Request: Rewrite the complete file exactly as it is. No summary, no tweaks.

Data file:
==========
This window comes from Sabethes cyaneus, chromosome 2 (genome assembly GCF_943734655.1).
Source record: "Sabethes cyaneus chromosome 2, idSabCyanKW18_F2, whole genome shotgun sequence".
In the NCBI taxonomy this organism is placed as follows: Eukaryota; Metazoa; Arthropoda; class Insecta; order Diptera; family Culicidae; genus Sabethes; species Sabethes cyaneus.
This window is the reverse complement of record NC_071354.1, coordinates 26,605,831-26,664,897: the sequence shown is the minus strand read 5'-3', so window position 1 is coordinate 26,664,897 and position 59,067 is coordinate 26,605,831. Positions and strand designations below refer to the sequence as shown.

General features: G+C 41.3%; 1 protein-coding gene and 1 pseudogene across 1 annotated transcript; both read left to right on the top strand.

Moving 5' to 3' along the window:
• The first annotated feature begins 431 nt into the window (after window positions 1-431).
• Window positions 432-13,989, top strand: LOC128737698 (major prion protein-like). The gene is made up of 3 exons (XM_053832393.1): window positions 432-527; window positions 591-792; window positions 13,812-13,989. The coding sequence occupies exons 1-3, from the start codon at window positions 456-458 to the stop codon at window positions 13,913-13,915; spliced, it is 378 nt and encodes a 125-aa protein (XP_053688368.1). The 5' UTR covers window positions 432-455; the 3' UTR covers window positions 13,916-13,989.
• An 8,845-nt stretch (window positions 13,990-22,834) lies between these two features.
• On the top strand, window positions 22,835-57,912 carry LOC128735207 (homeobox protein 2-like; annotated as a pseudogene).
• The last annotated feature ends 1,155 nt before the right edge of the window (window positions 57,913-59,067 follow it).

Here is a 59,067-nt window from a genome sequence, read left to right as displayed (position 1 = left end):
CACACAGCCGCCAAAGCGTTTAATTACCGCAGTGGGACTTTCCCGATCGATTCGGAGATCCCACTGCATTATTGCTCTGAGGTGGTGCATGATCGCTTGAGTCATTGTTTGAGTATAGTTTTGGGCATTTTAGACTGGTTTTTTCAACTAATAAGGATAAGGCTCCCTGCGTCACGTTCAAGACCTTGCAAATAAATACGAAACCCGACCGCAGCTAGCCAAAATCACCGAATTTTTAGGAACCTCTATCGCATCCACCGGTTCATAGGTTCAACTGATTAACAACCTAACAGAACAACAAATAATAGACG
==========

This window comes from Sabethes cyaneus, chromosome 2 (genome assembly GCF_943734655.1).
Source record: "Sabethes cyaneus chromosome 2, idSabCyanKW18_F2, whole genome shotgun sequence".
In the NCBI taxonomy this organism is placed as follows: Eukaryota; Metazoa; Arthropoda; class Insecta; order Diptera; family Culicidae; genus Sabethes; species Sabethes cyaneus.
This window is the reverse complement of record NC_071354.1, coordinates 26,605,831-26,664,897: the sequence shown is the minus strand read 5'-3', so window position 1 is coordinate 26,664,897 and position 59,067 is coordinate 26,605,831. Positions and strand designations below refer to the sequence as shown.

General features: G+C 41.3%; 1 protein-coding gene and 1 pseudogene across 1 annotated transcript; both read left to right on the top strand.

Moving 5' to 3' along the window:
• The first annotated feature begins 431 nt into the window (after window positions 1-431).
• Window positions 432-13,989, top strand: LOC128737698 (major prion protein-like). The gene is made up of 3 exons (XM_053832393.1): window positions 432-527; window positions 591-792; window positions 13,812-13,989. The coding sequence occupies exons 1-3, from the start codon at window positions 456-458 to the stop codon at window positions 13,913-13,915; spliced, it is 378 nt and encodes a 125-aa protein (XP_053688368.1). The 5' UTR covers window positions 432-455; the 3' UTR covers window positions 13,916-13,989.
• An 8,845-nt stretch (window positions 13,990-22,834) lies between these two features.
• On the top strand, window positions 22,835-57,912 carry LOC128735207 (homeobox protein 2-like; annotated as a pseudogene).
• The last annotated feature ends 1,155 nt before the right edge of the window (window positions 57,913-59,067 follow it).

Here is a 59,067-nt window from a genome sequence, read left to right as displayed (position 1 = left end):
CACACAGCCGCCAAAGCGTTTAATTACCGCAGTGGGACTTTCCCGATCGATTCGGAGATCCCACTGCATTATTGCTCTGAGGTGGTGCATGATCGCTTGAGTCATTGTTTGAGTATAGTTTTGGGCATTTTAGACTGGTTTTTTCAACTAATAAGGATAAGGCTCCCTGCGTCACGTTCAAGACCTTGCAAATAAATACGAAACCCGACCGCAGCTAGCCAAAATCACCGAATTTTTAGGAACCTCTATCGCATCCACCGGTTCATAGGTTCAACTGATTAACAACCTAACAGAACAACAAATAATAGACG